History of Polar Fest
Polar Fest was started in 1996 by Erika Johnson, previous owner of Lakeside Tavern. She loved winter and wanted to see some sort of celebration of winter by the lake and outside her restaurant. Coincidentally, at the same time, Ron Zeman, former board member for Develop DL, heard about people jumping into a hole in the lake to raise money for an organization. He took that idea to the Boys & Girls Club and the "Polar Fest Plunge" was born.
Polar Fest continued until 2002 when lack of support left Polar Fest with only its key event -- the Polar Plunge, but no other activities. In 2005, a group of crazy, winter-loving citizens came together to reinvigorate and warm up Polar Fest. Since then, Polar Fest has continued with the pinnacle event being the Polar Fest Plunge into Little Detroit Lake plus a myriad of other activities ranging from golfing on the lake to presentations by polar explorers to dances in the sand. In 2008, fireworks on the last Saturday evening were added and that has become one of the highlights of the week-long winter celebration.
Polar Fest is held annually in mid-February with the plunge and fireworks on the Saturday night of President's Day weekend.
The Polar Pete Story
There are many stories surrounding Polar Pete, but legend has it that Polar Pete came to Minnesota from Churchill, Manitoba to visit his old friend Babe the Blue Ox. After seeing the beauty of Minnesota and all the fun that Babe had living in Minnesota, Polar Pete decided he wanted to live here, too. He checked out a number of communities, but none had quite the same feel and love for winter as Detroit Lakes. For a more in-depth tale of how Polar Pete came to DL, check out the story below.
How Polar Pete Arrived in Detroit Lakes by Mike Stearns
Polar Pete was a fun bear. He loved excitement! Polar Pete was a bear of action! One fall day, sitting around on the ice way up north in the Arctic Circle, he decided that he belonged someplace where he can be himself. He needed to be somewhere there was more to see and do. As winter set in that year, Pete wandered south. He wandered across the Hudson Bay to a place called Churchill, Manitoba. Sure, he found other polar bears there and there were people there, too. The sad part was that it just wasn’t fun enough. The other bears were just looking for food and the people pretty much stayed inside. Southward Polar Pete traveled, passing by Lake Winnipeg. Everywhere he looked, there just wasn’t enough excitement for Pete. He was sad, he liked people and he wanted to play.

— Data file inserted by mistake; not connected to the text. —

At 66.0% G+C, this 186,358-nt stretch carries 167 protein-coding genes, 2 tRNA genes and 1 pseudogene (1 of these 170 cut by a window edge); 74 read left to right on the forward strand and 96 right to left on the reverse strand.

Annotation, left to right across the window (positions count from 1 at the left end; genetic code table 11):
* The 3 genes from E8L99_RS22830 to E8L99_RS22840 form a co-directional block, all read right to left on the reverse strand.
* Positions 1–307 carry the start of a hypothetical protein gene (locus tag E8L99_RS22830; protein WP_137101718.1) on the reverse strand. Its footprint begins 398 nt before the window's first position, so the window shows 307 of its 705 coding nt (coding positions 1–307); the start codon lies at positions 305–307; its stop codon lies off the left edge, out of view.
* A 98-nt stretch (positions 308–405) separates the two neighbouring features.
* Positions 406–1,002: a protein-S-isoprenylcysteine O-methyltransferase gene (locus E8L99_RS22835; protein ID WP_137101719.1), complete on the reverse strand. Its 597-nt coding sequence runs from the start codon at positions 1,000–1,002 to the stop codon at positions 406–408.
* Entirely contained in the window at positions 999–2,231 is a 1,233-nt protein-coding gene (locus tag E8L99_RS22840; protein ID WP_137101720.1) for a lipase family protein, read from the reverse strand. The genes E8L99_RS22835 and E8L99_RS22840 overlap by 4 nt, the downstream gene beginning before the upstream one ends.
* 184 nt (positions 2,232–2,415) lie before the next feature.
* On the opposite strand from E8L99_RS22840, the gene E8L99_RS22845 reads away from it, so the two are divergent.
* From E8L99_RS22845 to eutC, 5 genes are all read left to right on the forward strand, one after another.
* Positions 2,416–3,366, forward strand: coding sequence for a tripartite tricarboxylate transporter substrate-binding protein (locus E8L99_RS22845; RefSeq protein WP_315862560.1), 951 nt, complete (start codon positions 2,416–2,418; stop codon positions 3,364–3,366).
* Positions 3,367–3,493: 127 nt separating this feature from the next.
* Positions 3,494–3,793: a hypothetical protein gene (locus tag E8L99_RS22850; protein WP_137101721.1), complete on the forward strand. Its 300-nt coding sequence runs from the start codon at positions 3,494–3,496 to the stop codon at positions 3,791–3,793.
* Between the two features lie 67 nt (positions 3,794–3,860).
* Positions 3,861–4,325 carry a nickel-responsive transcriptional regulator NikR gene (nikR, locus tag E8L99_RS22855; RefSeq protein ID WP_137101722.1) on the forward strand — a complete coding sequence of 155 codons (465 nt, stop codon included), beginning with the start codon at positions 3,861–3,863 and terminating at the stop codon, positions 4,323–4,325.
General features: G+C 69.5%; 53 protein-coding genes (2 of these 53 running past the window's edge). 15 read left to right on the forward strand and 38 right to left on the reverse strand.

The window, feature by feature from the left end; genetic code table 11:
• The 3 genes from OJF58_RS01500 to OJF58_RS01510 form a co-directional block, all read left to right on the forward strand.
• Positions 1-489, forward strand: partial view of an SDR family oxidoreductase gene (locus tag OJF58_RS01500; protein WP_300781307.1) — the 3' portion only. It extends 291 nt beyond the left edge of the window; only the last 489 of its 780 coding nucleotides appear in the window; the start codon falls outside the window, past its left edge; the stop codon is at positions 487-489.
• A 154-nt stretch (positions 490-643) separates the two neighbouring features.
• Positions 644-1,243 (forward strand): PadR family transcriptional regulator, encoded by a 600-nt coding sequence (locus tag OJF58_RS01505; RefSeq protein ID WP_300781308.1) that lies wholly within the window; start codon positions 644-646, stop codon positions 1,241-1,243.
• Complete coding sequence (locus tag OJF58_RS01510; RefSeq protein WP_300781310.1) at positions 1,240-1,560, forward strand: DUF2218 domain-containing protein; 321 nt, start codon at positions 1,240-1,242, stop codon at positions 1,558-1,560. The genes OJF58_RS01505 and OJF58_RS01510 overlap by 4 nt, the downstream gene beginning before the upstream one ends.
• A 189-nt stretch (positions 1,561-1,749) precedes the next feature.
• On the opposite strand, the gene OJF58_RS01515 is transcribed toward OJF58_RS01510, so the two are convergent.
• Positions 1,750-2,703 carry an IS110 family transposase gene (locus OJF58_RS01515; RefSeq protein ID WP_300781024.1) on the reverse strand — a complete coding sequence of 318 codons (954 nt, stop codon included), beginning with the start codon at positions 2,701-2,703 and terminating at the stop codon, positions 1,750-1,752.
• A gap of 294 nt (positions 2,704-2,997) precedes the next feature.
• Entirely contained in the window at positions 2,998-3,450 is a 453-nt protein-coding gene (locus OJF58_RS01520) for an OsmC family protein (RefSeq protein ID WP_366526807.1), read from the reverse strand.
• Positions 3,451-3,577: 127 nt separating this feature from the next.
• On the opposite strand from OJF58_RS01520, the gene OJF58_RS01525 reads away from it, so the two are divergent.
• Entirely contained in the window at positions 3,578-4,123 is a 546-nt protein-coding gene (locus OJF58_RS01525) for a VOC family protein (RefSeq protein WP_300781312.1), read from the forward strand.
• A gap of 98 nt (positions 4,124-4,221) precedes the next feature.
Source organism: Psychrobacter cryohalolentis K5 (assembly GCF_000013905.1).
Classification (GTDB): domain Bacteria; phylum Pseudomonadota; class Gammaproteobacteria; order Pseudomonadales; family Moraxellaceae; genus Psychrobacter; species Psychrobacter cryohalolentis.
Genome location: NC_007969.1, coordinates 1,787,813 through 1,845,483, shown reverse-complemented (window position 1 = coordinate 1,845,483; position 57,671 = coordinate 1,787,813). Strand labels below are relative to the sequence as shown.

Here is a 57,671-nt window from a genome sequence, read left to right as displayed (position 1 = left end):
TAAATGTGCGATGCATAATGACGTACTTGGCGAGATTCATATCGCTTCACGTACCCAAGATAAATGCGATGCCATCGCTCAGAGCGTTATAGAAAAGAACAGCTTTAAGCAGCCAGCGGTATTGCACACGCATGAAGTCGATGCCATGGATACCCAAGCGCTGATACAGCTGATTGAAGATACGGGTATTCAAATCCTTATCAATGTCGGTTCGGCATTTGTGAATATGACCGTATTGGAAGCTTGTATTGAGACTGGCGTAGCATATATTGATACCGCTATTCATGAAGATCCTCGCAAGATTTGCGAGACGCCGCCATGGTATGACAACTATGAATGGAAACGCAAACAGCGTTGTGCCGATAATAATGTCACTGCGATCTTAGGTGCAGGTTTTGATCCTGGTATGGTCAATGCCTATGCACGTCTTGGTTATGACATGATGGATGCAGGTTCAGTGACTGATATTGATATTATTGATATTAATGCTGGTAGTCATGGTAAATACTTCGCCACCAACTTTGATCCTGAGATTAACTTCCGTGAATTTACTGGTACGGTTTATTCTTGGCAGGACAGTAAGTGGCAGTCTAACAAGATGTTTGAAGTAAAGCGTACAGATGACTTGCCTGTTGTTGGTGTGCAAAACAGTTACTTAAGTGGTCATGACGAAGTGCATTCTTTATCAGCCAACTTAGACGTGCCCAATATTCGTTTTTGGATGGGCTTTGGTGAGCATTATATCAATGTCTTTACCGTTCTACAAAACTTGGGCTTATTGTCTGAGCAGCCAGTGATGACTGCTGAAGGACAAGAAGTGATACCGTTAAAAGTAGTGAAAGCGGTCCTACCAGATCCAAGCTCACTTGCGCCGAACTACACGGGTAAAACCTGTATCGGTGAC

Polar Pete had traveled many days and many miles, searching. Several months passed and soon it was February. One day, wandering through the western part of Minnesota, Pete started to grow excited. With his good hearing, his great eyesight and his even better sense of smell, he knew he was approaching something wonderful. As he traveled along Highway 59, he came over a hill that brought him to Detroit Lakes. Polar Pete immediately went downtown to see what was causing all the excitement. There, he found “it”. It was people who embraced winter and who made it a time to celebrate. It was people who knew you couldn’t dread winter, otherwise you were living in the wrong part of the world. It was people who knew you had to enjoy this time of year for what it is, a beautiful, grand season. The people of Detroit Lakes realized that and they celebrated it with Polar Fest.
For the next week, Polar Pete celebrated winter with everyone in Detroit Lakes. He went to the mall, he watched the snowmobile races, he curled in a bonspiel, he went to the theater, he golfed on Little Detroit, he ran in the Freeze Your Buns Run race, he plunged into the lake (ten times, a new record!), he watched the fireworks as they glittered above the lake, he danced the night away, he learned more about Becker County and he finished the week skiing through Dunton Locks County Park. Do you know what? As Polar Fest drew to an end that year, Polar Pete realized that he didn’t have enough time to do it all! It was right then and there that Polar Pete decided that Detroit Lakes was the winter place for him. He was thrilled to find people that loved winter as much as he did. So, every February, you can find Polar Pete in Detroit Lakes, trying new activities of Polar Fest and doing some of the classics. Live by Polar Pete’s Polar Fest motto: “Get outside and find your fun!” He would love to see you out there.